There was no danger of falling asleep last week when perusing Mr Justice Mann’s judgment in the extraordinary case of the Tate Gallery walkway and the glass-walled riverside flats. As well as ruling on the immediate issues of whether the Tate Gallery is a public body and what constitutes a nuisance, the 70-page document roams over the artistic merits of particular London views, the quality of modern architecture and the vagaries of human behaviour – along with some homely advice on domestic furnishings.
The judge was ruling on a complaint by the owners of four flats alongside Tate Modern that visitors to a new walkway around the converted power station on London’s Bankside had taken to peering into their living accommodation, sometimes through binoculars. In the judgment, the judge tells how he went to see for himself, both from the Tate Modern side and in each of the claimants’ flats.
He does not come over as a particular fan of fashions in modern art. Or, indeed, of south London. According to the judgment the Tate’s evidence ‘seemed to give the [viewing] gallery a degree of artistic and social importance that some might think was over-stated’. While it was easy to see that the ‘striking’ views over the Thames to the north could be considered ‘a cultural, if not artistic, asset’, he was less impressed with the other direction. ‘Despite what the Tate witnesses said about its interest to those from south London, I confess that some of their attempts to stress the “links” with south London that the view afforded seemed to me to be rather over-stated.’ Indeed one of the most interesting things to look at was the buildings in which the complainants live. ‘It is human nature that the interest will be greater if there are people in the flats.’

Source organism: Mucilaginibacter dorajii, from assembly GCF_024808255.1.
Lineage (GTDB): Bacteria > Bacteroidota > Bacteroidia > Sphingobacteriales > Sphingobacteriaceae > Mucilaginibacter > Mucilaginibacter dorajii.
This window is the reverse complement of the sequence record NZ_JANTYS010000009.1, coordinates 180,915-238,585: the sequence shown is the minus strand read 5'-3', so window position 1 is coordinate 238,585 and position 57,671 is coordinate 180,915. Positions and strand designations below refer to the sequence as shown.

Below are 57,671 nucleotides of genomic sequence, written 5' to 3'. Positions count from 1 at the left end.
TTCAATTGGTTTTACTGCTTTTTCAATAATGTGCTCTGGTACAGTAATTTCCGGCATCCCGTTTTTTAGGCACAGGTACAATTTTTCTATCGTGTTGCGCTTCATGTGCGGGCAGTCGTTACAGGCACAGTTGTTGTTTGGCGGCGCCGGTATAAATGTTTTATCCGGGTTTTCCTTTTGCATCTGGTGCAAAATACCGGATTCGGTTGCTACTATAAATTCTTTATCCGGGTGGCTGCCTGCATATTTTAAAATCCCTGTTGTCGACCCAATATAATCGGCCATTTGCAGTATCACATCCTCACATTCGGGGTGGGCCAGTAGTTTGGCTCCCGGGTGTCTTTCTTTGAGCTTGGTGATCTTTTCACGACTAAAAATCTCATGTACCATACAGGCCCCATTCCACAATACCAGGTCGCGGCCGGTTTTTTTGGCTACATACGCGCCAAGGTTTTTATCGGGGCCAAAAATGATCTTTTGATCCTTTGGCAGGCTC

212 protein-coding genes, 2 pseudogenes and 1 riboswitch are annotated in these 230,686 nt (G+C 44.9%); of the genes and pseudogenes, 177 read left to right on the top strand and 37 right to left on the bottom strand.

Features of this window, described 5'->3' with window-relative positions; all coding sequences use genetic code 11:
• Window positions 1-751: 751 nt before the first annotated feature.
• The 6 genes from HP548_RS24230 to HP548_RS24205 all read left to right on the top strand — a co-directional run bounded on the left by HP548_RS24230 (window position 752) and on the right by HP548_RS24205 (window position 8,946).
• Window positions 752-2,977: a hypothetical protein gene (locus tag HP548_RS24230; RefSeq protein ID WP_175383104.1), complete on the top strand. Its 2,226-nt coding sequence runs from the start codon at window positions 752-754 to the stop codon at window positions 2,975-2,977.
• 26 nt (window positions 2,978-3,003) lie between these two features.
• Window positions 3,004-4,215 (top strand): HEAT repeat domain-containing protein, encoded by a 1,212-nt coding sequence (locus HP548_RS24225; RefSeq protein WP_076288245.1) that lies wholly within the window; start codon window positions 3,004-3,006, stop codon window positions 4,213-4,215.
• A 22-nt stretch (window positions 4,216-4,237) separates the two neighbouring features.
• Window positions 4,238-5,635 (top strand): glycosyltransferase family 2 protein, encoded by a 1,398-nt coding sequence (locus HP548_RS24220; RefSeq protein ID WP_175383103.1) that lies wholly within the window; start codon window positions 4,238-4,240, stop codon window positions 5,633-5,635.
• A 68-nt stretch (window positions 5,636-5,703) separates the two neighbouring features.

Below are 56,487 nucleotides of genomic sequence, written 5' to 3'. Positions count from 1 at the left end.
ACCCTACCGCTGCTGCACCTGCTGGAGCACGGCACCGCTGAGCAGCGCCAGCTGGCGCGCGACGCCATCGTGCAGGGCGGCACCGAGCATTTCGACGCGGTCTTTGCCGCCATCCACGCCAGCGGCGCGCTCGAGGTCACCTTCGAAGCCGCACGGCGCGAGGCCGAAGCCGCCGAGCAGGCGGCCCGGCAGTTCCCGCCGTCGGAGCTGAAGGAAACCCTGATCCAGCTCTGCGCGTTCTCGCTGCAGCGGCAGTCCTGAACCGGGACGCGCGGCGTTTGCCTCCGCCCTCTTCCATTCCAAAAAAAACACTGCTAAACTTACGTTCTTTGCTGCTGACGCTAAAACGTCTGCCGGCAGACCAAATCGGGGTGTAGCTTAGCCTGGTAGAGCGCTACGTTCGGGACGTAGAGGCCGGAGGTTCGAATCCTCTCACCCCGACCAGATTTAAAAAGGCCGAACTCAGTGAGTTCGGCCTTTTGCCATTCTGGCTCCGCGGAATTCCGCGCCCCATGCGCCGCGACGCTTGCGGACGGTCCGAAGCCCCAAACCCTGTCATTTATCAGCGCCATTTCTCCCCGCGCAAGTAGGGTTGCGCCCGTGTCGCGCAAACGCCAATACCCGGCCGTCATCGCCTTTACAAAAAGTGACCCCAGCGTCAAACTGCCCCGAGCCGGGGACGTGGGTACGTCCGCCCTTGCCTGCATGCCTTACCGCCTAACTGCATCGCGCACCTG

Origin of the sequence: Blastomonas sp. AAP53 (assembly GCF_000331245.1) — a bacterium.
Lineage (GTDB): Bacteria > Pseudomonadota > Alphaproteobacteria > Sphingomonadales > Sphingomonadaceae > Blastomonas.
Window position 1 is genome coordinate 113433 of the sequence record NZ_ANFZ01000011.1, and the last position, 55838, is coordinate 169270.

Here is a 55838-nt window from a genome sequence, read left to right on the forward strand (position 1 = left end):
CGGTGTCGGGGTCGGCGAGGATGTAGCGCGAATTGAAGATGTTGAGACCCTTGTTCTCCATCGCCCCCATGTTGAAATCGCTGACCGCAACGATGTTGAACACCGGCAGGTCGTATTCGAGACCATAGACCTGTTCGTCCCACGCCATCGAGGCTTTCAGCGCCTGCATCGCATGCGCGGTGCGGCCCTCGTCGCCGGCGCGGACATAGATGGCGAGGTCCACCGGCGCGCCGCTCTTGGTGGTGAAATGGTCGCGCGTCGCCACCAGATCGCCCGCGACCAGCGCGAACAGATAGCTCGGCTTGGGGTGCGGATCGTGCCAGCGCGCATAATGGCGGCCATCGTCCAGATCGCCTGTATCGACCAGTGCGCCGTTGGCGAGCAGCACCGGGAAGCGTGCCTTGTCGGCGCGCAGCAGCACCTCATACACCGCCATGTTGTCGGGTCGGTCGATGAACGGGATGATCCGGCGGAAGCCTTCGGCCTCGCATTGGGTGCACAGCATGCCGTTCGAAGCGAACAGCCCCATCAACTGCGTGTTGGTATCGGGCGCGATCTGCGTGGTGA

Alas for the claimants this was not enough to support the case for parts of the walkway to be closed. The complainants ‘could install net curtains’, the judge helpfully advised.